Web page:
After a year of planning, Indigenous students in the Fort McMurray Public School District (FMPSD) were off to learn about hunting, trapping and survival from an experienced trapper in Anzac. The division hopes to make this style of learning a regular feature within the school system.
For two days beginning March 18, Justin Bourque, CEO of the Willow Lake Métis Nation, brought junior high and high school students to his trapline south of Anzac and shared Métis knowledge of the area.
The trapline has been used by Bourque's family for generations, which is why he felt it would be the perfect place to teach students trapping skills, snowshoeing, fur trade history, building fires and shelters, and other outdoor skills.
“Unfortunately, this is a dying skillset, a dying tradition and people are losing their connection with their culture,” said Bourque. “I carry a lot of pride with me in terms of the fact I’m still a traditional land-user. For me, to be able to share that with students on my family’s land and where I’ve been raised is very special for me.”
One activity students were excited about was learning about the fur trade. Bourque had Willow Lake Métis members dress and act as if they were in the 1870s to help with the lessons.
“They had black-powder rifles, muskets and all kinds of old artifacts and knowledge about how the Hudson Bay Company operated,” said Bourque. “It was really cool to see and the students were really engaged.”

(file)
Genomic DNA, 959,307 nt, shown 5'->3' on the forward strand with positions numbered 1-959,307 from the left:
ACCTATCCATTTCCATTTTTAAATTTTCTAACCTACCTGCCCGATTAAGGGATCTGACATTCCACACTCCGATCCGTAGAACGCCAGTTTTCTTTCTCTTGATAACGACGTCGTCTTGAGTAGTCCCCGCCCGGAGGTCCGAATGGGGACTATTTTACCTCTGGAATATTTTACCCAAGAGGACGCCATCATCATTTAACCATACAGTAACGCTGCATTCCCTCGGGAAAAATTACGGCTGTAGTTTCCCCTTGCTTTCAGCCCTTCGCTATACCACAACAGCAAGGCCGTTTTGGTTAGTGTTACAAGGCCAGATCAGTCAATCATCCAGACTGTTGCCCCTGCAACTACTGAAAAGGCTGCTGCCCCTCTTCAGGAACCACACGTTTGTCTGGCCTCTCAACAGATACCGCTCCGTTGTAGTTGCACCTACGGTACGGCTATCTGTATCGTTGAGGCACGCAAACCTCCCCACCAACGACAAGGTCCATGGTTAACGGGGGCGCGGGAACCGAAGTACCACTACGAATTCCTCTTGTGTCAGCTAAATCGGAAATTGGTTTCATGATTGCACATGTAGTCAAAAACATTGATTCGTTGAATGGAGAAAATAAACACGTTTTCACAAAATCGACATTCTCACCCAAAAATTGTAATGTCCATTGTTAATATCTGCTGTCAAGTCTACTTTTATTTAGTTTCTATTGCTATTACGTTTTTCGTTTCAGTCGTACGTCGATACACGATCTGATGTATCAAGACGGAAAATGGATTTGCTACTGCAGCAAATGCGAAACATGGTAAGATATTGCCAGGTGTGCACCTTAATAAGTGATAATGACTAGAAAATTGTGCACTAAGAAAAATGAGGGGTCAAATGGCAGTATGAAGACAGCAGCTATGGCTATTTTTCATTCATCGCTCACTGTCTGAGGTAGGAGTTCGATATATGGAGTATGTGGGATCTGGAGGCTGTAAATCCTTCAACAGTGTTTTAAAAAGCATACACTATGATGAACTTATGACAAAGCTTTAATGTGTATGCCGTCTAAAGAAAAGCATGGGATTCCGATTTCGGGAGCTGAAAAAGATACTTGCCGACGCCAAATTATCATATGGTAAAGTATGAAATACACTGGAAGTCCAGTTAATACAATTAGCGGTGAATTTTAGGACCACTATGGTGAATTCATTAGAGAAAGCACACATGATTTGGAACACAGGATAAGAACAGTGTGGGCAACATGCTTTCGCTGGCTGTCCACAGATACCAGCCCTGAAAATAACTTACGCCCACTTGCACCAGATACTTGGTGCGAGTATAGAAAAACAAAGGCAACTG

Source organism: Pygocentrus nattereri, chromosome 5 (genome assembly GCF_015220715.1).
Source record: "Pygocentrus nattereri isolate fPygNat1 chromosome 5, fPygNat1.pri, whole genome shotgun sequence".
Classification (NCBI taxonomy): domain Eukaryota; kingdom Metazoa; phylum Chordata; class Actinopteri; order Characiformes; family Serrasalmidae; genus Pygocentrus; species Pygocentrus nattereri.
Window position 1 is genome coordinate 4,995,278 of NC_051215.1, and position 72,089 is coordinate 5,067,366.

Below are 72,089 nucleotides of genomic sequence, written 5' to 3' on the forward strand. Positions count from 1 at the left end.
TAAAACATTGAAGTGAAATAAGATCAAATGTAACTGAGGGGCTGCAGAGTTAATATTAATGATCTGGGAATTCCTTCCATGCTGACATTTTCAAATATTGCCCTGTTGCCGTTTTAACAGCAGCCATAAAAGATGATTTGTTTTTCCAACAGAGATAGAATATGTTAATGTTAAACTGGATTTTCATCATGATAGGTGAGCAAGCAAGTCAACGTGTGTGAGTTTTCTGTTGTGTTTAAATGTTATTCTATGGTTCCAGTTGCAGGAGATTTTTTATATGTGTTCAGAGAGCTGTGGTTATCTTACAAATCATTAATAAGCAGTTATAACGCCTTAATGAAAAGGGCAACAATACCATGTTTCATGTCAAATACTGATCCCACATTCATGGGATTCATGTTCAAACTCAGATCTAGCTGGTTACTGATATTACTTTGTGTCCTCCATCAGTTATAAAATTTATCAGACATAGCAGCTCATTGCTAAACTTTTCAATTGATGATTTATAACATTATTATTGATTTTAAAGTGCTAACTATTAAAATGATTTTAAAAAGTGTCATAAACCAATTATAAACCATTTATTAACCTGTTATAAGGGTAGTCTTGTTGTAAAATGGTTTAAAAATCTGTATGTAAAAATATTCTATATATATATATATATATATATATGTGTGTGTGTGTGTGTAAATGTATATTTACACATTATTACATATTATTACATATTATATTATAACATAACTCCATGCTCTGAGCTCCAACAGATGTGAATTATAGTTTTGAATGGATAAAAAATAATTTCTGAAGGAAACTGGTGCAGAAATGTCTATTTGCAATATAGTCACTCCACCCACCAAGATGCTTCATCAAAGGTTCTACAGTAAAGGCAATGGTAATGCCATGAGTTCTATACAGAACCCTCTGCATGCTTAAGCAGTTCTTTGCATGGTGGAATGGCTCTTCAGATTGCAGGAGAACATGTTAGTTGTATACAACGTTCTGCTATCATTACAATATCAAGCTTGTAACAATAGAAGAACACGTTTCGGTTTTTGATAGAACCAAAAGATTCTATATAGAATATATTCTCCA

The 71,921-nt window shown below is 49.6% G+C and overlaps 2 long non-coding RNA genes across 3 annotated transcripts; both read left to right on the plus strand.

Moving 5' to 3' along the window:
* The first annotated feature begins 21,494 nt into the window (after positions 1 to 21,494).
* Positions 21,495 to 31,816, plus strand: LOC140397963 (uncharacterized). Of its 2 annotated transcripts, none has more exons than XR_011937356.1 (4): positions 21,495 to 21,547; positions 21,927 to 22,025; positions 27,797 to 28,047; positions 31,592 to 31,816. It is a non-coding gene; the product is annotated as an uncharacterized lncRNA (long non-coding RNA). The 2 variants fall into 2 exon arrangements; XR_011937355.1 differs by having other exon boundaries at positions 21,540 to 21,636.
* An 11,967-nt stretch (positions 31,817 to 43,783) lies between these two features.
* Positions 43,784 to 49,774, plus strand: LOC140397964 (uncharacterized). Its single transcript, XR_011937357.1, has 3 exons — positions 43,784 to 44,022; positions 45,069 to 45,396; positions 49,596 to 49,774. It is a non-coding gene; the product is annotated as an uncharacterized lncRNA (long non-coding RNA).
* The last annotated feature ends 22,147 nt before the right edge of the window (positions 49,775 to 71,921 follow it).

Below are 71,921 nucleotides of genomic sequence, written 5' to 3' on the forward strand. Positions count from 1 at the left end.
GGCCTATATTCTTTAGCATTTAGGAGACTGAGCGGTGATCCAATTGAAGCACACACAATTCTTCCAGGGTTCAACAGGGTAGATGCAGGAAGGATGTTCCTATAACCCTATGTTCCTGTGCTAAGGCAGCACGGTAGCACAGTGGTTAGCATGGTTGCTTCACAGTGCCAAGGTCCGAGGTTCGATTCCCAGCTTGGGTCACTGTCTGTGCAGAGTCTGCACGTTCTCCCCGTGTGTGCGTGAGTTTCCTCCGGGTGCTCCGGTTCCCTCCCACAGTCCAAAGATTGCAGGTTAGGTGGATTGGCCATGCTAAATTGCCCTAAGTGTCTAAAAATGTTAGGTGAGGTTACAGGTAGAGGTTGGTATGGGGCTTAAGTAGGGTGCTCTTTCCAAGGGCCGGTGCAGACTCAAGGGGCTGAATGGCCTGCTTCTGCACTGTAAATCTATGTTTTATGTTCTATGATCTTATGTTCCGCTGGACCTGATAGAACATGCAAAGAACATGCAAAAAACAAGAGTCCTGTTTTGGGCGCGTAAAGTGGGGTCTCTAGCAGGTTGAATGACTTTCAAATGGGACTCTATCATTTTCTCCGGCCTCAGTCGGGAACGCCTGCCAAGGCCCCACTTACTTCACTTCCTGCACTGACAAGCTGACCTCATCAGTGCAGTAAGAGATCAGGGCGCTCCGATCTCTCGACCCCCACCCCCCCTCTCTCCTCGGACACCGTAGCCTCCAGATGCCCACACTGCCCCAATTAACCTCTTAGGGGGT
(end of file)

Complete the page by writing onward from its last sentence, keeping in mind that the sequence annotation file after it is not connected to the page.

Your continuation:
Bourque started organizing similar trips with Anzac's Bill Woodward School in 2018. The Northland School Division has a similar land-based learning program for students.
Connecting traditional knowledge with the school curriculum is a key part of Bourque's teaching. He once taught student how to survive a cold night during a simulated bus crash in the forest. Teachers taught students about how different clothings insulate heat before the exercise. Any participating high school students can earn two credits towards their diploma.
Angela Woods, Indigenous lead for FMPSD, said the students were volunteers passionate about deepening their understanding of traditional land usage.
“They were driven, they were excited, they were laughing and just right in their element,” said Woods.
Annalee Nutter, an assistant superintendent with FMPSD, said the trip was originally a three-day overnight camp. COVID-19 restrictions turned the experience into a day camp, but students still finished multiple cultural activities. A Spring camp in Draper is being planned for students in grades four to six.
“We need to move forward on a path of reconciliation in some way,” said Nutter. “So we would be building all students into this eventually so they can learn about the culture and have that perspective.”
Sarah Williscraft, Local Journalism Initiative Reporter
Read more from Fort McMurray Today